Sisay Fida

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Two unidentified attackers shot and killed Oromia Broadcasting Network journalist Sisay Fida on the evening of May 9, 2021, in the town of Dembi Dollo in Ethiopia’s Oromia region, according to reports by his employer, the BBC, Deutsche Welle, and the U.S. Congress-funded broadcaster Voice of America.

Sisay, a coordinator and reporter with the Oromia Broadcasting Network, a broadcaster owned by the regional government, was walking home from a wedding at the time of the attack, according to those sources.

Ahmed Yassin, the deputy director of peace and security in the West Wellega Zone, whose jurisdiction includes Dembi Dollo, told Voice of America that he believed Sisay had been killed by the Aba Torbe, which officials say is a hit squad linked to the Oromo Liberation Army armed group. Ahmed told Voice of America that he believed Sisay was killed by the Aba Torbe because he was well known in the community and worked for the regional government.

Ahmed also said that police had identified two suspects by name and were searching for them, according to the news reports. As of mid-June 2021, CPJ could not determine if those suspects had been arrested or prosecuted, as regional officials failed to respond to multiple requests for comment.

In a statement sent to CPJ via messaging app, Oromia Liberation Army spokesperson Odaa Tarbii said that the group was not connected to the killing, and added that it was difficult to ascertain the identities of Sisay’s attackers, and called for an independent investigation. Voice of America also cited Bilisuma Gutta, a spokesperson for the Oromo Liberation Army’s Western Zone, who denied that the group was involved in the killing or had any connection to the Aba Torbe. Bilisuma accused the government of Prime Minister Abiy Ahmed of killing Sisay; he did not provide any explanation for why it would have done so.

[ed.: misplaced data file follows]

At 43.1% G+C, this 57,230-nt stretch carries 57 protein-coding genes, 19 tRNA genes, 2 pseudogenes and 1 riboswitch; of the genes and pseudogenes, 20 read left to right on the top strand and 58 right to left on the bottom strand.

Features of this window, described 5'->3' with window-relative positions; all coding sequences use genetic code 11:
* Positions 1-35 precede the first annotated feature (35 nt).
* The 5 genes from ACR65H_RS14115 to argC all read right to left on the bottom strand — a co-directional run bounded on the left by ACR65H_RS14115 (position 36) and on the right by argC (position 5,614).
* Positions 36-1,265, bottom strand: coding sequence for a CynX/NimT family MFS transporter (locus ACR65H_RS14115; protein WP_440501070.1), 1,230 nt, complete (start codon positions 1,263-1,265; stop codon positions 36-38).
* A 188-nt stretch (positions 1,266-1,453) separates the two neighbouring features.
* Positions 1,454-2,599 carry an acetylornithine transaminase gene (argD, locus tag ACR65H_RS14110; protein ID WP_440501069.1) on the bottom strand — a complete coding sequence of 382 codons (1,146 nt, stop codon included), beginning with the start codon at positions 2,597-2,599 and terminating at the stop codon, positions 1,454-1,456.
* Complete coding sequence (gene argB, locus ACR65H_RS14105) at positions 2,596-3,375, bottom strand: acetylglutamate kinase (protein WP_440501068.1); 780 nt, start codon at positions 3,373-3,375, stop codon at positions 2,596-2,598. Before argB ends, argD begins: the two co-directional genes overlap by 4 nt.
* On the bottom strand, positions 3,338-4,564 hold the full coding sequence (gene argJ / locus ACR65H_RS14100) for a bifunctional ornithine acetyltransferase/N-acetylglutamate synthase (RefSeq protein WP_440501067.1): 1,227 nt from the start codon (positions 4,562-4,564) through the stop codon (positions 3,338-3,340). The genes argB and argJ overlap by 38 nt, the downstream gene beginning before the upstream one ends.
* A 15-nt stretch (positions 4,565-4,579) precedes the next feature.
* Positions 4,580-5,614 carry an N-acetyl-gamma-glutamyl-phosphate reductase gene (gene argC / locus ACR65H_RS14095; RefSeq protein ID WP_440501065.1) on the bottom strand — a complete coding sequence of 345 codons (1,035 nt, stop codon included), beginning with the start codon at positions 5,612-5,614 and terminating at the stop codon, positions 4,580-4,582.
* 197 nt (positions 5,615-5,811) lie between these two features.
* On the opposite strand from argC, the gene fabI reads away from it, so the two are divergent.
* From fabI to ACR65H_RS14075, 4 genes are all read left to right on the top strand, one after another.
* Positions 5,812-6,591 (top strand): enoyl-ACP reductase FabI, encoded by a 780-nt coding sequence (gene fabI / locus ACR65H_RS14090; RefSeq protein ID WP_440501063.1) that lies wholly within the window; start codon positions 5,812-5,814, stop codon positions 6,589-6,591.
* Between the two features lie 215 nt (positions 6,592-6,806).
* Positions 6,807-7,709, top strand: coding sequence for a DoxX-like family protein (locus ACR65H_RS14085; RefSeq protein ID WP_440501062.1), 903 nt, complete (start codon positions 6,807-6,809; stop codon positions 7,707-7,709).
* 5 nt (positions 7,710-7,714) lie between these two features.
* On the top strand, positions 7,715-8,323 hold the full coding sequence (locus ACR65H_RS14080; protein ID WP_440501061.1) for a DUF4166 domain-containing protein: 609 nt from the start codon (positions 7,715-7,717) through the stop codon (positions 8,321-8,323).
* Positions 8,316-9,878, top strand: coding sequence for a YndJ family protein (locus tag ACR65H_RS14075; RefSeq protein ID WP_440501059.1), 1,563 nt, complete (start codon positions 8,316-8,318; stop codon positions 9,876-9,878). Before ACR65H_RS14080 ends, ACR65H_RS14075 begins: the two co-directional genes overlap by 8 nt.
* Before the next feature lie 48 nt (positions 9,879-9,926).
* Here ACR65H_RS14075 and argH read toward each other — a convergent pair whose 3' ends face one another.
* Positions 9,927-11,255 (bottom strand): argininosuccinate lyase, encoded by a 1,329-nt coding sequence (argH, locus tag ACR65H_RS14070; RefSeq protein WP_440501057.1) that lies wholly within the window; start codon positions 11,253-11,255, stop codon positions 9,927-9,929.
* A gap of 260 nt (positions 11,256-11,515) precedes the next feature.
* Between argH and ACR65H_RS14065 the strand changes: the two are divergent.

Sisay had recently received deaths threats related to his work, according to Dina Mufti, a spokesperson for Ethiopia’s foreign ministry as quoted by the Oromia Broadcasting Network, and an employee of the network, who spoke to CPJ on the condition of anonymity, citing safety concerns.

That colleague and another Oromia Broadcasting Network employee who also requested anonymity for safety concerns, both said that they believed Sisay was targeted for his work with the station.

The Oromia Broadcasting Network’s news coverage is generally supportive of both the federal and regional government, according to CPJ’s review of its coverage and research by International Media Support, a media development organization.

CPJ found two reports filed by Sisay in October and November 2020, in which he covered agricultural research at the local Dembi Dollo University. CPJ was unable to find examples of Sisay’s work from the time immediately before he was killed.

One of Sisay’s colleagues as well as another journalist familiar with his case who requested anonymity because they are not authorized to speak publicly on the matter, told CPJ that Sisay had recently worked on a report about public opinion concerning the Ethiopian federal parliament’s May 5 classification of the Oromo Liberation Army as a terrorist organization. On that day, the parliament also similarly classified the Tigray People’s Liberation Front, a group fighting the federal government in northern Ethiopia, according to reports.

In Dina’s remarks republished by Sisay’s employer, he stated that the journalist’s death “is attributable to the act of the recently parliament-designated terrorist Shene group [a term referencing the Oromia Liberation Army] operating in the area.” One of Sisay’s colleagues also told CPJ that they believed the Oromo Liberation Army was behind the attack.

Sisay, 56, began his career at the state-owned broadcaster Oromia Television, and in 2007 began reporting for the Oromia Broadcasting Network and coordinating its work in the West Wellega Zone, according to an obituary published on Facebook by the network.

The Oromia Broadcasting Network did not respond to CPJ’s emails and messages sent to its Facebook pages seeking comment; CPJ’s calls to the broadcaster did not connect or went unanswered.

Billene Seyoum, a spokesperson for the prime minister’s office, referred CPJ to local Oromia officials for comment.

When CPJ called Oromia regional government spokesperson Getachew Balcha in May 2021, he said that he was too busy to speak; CPJ repeatedly called and sent messages via messaging app for comment, but he did not respond. CPJ also called, emailed, and sent Facebook messages to the Oromia Communications Bureau, the regional government’s public relations office, but did not receive any replies.

CPJ called Oromia Police Commissioner Ararsa Merdassa for comment, but the calls did not connect, and he did not reply to messages sent via messaging app.